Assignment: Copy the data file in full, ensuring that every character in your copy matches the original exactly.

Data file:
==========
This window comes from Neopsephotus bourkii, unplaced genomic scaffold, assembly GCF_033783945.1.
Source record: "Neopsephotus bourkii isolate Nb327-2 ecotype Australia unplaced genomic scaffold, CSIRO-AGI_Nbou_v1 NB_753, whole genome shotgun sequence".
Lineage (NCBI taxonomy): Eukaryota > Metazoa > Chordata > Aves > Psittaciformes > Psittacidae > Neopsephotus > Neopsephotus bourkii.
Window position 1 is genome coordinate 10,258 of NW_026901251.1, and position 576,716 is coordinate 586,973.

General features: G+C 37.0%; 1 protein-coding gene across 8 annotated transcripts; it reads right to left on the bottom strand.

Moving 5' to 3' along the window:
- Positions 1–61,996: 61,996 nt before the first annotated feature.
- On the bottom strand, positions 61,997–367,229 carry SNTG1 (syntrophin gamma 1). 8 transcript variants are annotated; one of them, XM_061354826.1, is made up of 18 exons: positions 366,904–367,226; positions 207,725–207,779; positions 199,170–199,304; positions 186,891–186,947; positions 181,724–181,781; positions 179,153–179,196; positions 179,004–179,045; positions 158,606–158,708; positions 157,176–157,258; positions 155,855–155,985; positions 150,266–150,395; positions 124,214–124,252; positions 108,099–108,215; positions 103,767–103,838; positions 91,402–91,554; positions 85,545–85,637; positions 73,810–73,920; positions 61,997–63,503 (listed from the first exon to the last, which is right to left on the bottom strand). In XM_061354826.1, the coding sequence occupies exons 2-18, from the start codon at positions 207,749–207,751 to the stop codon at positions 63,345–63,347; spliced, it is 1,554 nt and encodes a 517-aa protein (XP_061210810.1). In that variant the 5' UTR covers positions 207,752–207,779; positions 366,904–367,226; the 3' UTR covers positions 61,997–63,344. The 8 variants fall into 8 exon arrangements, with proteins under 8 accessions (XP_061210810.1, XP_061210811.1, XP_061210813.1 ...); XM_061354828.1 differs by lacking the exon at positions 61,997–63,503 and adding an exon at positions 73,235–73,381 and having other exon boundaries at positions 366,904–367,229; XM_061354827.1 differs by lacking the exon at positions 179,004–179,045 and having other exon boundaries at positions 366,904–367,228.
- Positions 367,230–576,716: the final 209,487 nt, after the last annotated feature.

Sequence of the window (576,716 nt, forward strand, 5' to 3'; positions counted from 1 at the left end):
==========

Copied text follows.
This window comes from Neopsephotus bourkii, unplaced genomic scaffold, assembly GCF_033783945.1.
Source record: "Neopsephotus bourkii isolate Nb327-2 ecotype Australia unplaced genomic scaffold, CSIRO-AGI_Nbou_v1 NB_753, whole genome shotgun sequence".
Lineage (NCBI taxonomy): Eukaryota > Metazoa > Chordata > Aves > Psittaciformes > Psittacidae > Neopsephotus > Neopsephotus bourkii.
Window position 1 is genome coordinate 10,258 of NW_026901251.1, and position 576,716 is coordinate 586,973.

General features: G+C 37.0%; 1 protein-coding gene across 8 annotated transcripts; it reads right to left on the bottom strand.

Moving 5' to 3' along the window:
- Positions 1–61,996: 61,996 nt before the first annotated feature.
- On the bottom strand, positions 61,997–367,229 carry SNTG1 (syntrophin gamma 1). 8 transcript variants are annotated; one of them, XM_061354826.1, is made up of 18 exons: positions 366,904–367,226; positions 207,725–207,779; positions 199,170–199,304; positions 186,891–186,947; positions 181,724–181,781; positions 179,153–179,196; positions 179,004–179,045; positions 158,606–158,708; positions 157,176–157,258; positions 155,855–155,985; positions 150,266–150,395; positions 124,214–124,252; positions 108,099–108,215; positions 103,767–103,838; positions 91,402–91,554; positions 85,545–85,637; positions 73,810–73,920; positions 61,997–63,503 (listed from the first exon to the last, which is right to left on the bottom strand). In XM_061354826.1, the coding sequence occupies exons 2-18, from the start codon at positions 207,749–207,751 to the stop codon at positions 63,345–63,347; spliced, it is 1,554 nt and encodes a 517-aa protein (XP_061210810.1). In that variant the 5' UTR covers positions 207,752–207,779; positions 366,904–367,226; the 3' UTR covers positions 61,997–63,344. The 8 variants fall into 8 exon arrangements, with proteins under 8 accessions (XP_061210810.1, XP_061210811.1, XP_061210813.1 ...); XM_061354828.1 differs by lacking the exon at positions 61,997–63,503 and adding an exon at positions 73,235–73,381 and having other exon boundaries at positions 366,904–367,229; XM_061354827.1 differs by lacking the exon at positions 179,004–179,045 and having other exon boundaries at positions 366,904–367,228.
- Positions 367,230–576,716: the final 209,487 nt, after the last annotated feature.

Sequence of the window (576,716 nt, forward strand, 5' to 3'; positions counted from 1 at the left end):